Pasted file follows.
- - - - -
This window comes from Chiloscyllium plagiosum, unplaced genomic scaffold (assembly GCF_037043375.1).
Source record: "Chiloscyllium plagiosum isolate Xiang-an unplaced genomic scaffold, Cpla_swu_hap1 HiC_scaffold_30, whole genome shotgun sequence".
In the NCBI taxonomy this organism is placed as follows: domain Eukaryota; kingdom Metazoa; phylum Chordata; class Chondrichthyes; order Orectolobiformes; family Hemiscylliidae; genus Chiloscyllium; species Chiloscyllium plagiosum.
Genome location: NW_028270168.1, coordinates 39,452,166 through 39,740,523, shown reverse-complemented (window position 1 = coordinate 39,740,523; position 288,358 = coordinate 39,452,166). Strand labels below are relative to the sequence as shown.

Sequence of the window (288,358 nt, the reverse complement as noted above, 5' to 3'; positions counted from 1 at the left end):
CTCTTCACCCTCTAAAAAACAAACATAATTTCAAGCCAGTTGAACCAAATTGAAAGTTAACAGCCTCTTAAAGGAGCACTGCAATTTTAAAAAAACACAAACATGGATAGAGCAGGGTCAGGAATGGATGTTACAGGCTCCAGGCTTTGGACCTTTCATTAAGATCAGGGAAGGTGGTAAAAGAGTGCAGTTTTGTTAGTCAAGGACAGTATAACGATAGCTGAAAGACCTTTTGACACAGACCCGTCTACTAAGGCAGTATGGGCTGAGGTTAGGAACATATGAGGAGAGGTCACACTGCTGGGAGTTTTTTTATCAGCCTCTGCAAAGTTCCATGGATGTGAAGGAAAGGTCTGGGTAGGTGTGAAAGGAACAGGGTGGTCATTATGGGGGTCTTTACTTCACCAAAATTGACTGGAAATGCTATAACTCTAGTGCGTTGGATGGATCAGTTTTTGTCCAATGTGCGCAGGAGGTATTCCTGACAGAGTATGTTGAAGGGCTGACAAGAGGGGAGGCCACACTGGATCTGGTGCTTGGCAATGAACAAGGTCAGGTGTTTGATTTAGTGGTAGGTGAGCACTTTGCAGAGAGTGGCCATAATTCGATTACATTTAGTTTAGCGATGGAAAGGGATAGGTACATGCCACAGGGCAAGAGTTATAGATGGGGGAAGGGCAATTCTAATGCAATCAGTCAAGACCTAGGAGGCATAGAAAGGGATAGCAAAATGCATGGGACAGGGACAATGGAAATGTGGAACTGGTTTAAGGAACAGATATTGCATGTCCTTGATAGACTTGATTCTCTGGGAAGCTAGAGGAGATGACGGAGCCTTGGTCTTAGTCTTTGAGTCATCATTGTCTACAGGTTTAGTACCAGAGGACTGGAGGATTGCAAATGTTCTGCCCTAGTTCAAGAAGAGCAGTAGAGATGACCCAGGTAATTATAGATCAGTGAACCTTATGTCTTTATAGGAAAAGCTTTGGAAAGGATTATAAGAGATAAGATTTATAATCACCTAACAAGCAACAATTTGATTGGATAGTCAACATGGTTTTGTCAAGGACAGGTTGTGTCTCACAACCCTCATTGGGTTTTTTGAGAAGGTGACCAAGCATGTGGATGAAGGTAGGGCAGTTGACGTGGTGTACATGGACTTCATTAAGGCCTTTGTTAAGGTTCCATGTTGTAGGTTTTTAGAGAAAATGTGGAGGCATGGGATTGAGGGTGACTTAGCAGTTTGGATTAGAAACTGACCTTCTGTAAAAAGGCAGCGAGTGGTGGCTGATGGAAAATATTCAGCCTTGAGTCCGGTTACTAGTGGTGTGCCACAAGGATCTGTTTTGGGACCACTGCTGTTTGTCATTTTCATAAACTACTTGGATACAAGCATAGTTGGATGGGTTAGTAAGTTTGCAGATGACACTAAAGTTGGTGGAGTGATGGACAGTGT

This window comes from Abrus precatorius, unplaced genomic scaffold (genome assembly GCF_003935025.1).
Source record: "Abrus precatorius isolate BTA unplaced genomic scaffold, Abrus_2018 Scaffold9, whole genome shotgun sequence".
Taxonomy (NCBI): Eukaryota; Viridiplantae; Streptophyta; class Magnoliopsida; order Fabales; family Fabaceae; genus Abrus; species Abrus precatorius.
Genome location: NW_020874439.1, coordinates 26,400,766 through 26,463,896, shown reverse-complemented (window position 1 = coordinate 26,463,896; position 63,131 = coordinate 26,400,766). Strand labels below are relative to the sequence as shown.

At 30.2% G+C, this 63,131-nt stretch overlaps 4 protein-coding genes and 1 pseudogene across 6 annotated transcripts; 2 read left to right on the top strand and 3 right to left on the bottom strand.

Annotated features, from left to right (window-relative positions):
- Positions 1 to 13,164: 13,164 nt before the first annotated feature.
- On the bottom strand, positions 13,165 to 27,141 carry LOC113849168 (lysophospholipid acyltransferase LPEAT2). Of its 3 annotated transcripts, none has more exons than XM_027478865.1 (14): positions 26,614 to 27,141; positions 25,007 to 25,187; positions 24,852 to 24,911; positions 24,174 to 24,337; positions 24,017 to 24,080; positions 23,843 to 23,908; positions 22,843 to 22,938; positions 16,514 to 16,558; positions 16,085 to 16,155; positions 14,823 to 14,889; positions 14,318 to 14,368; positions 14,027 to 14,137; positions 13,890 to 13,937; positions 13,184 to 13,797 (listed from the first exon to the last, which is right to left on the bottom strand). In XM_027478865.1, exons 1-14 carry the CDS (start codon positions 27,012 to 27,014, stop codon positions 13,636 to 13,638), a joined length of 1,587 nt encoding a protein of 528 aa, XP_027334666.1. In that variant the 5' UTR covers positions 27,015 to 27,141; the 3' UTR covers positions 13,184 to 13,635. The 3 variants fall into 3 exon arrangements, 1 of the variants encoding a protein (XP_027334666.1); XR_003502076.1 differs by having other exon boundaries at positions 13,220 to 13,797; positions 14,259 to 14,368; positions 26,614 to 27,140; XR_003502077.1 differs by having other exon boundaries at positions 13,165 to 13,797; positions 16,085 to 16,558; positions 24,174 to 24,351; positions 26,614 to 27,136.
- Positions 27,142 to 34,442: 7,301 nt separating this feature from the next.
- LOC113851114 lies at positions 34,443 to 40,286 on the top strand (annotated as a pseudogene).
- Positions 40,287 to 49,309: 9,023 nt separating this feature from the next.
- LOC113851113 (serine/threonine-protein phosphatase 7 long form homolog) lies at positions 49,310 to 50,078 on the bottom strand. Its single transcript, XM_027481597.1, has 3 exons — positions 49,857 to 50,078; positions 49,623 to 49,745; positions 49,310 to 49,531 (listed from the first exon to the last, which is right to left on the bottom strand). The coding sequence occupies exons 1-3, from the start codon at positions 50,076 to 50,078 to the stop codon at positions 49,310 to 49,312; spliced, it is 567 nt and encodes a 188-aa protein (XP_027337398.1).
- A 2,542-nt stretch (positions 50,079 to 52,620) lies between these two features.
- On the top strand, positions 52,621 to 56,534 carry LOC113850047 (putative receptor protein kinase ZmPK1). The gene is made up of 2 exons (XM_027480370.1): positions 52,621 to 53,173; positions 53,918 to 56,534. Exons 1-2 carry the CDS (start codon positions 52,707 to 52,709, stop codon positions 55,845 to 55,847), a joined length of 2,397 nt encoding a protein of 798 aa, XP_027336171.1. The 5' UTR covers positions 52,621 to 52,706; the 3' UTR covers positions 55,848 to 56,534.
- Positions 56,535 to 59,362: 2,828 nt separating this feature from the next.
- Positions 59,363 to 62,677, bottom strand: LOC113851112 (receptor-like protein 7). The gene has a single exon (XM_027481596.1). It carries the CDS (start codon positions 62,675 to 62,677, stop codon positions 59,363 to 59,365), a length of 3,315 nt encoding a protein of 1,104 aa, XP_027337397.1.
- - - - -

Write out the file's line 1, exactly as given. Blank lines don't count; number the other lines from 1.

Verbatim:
This window comes from Chiloscyllium plagiosum, unplaced genomic scaffold (assembly GCF_037043375.1).